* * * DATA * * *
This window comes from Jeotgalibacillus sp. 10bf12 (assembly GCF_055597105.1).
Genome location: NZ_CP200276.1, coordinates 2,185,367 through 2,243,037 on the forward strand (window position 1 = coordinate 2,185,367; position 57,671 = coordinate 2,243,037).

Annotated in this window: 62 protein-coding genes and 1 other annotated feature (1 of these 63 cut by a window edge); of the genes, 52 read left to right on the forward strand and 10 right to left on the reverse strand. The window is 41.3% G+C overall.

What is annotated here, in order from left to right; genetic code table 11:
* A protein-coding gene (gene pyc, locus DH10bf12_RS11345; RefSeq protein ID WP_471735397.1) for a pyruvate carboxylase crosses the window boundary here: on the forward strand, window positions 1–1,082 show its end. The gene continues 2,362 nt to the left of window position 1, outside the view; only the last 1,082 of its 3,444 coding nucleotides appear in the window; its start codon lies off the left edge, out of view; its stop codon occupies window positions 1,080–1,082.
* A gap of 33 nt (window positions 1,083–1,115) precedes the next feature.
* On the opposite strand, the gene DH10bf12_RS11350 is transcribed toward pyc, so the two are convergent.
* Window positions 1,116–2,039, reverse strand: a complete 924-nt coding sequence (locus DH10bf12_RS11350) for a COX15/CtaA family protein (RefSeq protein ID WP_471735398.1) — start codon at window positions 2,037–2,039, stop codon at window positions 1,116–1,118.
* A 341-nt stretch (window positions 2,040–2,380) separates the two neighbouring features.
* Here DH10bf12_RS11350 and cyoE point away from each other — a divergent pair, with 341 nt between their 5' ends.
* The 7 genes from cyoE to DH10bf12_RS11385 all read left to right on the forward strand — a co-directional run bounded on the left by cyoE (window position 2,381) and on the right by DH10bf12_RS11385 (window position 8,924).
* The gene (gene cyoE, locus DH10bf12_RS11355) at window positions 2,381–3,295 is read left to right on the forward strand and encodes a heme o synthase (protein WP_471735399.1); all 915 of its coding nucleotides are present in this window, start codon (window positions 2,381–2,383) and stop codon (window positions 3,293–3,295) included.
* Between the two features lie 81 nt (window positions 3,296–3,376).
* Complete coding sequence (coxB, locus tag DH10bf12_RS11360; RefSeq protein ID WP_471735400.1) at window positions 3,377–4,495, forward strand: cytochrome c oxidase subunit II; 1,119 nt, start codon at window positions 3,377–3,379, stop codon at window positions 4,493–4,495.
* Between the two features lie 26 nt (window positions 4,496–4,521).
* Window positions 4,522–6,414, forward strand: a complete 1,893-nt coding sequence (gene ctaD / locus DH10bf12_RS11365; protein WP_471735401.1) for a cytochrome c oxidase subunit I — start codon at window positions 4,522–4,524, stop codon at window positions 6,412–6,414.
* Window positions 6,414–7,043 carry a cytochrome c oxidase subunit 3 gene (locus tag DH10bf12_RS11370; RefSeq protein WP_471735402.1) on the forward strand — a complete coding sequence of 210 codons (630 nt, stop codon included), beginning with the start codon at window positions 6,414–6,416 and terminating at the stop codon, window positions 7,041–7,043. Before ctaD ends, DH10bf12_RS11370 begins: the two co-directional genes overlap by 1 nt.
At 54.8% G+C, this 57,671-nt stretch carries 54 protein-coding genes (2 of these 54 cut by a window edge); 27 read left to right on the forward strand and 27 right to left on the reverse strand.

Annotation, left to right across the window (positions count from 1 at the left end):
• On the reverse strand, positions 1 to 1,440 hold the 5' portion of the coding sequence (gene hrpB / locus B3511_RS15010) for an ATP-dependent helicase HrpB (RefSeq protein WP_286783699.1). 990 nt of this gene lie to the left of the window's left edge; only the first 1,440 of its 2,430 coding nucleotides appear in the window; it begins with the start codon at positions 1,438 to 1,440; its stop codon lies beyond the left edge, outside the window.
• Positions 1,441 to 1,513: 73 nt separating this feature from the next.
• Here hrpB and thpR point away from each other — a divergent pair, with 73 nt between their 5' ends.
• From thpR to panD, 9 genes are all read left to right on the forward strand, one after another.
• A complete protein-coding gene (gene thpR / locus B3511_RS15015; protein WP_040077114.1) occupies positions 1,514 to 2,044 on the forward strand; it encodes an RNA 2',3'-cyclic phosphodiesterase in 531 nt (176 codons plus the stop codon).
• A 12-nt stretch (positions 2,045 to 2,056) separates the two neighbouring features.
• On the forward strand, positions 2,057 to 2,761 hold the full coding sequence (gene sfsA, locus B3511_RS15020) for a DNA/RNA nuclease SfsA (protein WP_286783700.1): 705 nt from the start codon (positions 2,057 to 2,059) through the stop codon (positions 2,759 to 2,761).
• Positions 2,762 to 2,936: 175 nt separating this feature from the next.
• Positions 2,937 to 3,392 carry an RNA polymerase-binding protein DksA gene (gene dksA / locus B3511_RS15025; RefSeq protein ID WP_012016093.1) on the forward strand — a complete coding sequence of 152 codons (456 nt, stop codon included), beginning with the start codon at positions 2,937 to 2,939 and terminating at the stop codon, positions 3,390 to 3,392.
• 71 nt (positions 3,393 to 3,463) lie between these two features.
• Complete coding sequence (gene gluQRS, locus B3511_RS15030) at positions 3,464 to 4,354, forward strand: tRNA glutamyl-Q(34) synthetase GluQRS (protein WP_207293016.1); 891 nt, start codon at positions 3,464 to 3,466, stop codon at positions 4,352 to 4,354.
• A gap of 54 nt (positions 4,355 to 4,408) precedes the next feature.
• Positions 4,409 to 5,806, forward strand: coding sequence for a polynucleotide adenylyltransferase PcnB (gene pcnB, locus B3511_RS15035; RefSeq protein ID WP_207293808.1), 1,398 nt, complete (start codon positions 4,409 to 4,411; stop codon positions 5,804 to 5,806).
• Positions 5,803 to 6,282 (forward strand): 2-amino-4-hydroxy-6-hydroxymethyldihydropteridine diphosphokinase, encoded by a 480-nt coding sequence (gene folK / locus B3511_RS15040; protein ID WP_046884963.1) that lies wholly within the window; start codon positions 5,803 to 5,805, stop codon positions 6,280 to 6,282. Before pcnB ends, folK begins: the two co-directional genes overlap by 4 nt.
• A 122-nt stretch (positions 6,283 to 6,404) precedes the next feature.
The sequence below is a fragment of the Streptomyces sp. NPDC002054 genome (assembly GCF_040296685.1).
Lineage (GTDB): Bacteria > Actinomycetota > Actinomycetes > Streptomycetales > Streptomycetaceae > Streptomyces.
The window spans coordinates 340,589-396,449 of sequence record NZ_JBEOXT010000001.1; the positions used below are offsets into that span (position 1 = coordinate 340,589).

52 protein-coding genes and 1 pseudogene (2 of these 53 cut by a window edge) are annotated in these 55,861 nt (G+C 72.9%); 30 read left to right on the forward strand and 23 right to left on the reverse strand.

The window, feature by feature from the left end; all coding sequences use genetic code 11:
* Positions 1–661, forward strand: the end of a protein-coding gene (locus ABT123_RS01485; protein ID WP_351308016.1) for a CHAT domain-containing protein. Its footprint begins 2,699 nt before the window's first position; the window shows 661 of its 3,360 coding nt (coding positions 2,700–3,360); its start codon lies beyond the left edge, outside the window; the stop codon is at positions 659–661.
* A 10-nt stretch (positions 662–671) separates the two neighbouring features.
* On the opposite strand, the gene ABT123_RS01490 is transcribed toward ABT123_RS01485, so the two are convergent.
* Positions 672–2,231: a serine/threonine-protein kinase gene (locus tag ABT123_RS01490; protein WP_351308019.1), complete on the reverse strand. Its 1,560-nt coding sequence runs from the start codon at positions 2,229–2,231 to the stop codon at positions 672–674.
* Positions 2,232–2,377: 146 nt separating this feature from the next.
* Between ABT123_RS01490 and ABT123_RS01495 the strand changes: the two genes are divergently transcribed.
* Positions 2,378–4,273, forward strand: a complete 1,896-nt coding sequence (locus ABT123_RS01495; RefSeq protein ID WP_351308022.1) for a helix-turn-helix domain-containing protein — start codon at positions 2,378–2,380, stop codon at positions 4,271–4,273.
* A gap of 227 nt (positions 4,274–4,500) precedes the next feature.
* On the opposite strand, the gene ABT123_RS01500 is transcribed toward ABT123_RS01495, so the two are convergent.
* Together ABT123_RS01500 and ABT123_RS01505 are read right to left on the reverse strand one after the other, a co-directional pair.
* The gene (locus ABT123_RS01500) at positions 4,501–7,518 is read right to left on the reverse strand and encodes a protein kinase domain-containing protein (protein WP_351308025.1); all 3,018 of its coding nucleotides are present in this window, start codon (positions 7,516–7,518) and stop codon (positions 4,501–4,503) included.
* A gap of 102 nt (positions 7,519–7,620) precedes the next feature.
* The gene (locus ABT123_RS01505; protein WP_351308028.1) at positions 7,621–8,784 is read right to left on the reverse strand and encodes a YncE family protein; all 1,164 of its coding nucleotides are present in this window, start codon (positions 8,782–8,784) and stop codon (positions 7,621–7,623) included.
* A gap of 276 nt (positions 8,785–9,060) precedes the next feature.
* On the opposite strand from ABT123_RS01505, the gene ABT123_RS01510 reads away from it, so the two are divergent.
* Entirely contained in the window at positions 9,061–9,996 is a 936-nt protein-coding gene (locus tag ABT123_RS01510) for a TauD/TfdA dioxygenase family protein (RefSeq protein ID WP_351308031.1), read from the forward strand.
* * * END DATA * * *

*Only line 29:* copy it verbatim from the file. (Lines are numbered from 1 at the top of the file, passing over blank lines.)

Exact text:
• 71 nt (positions 3,393 to 3,463) lie between these two features.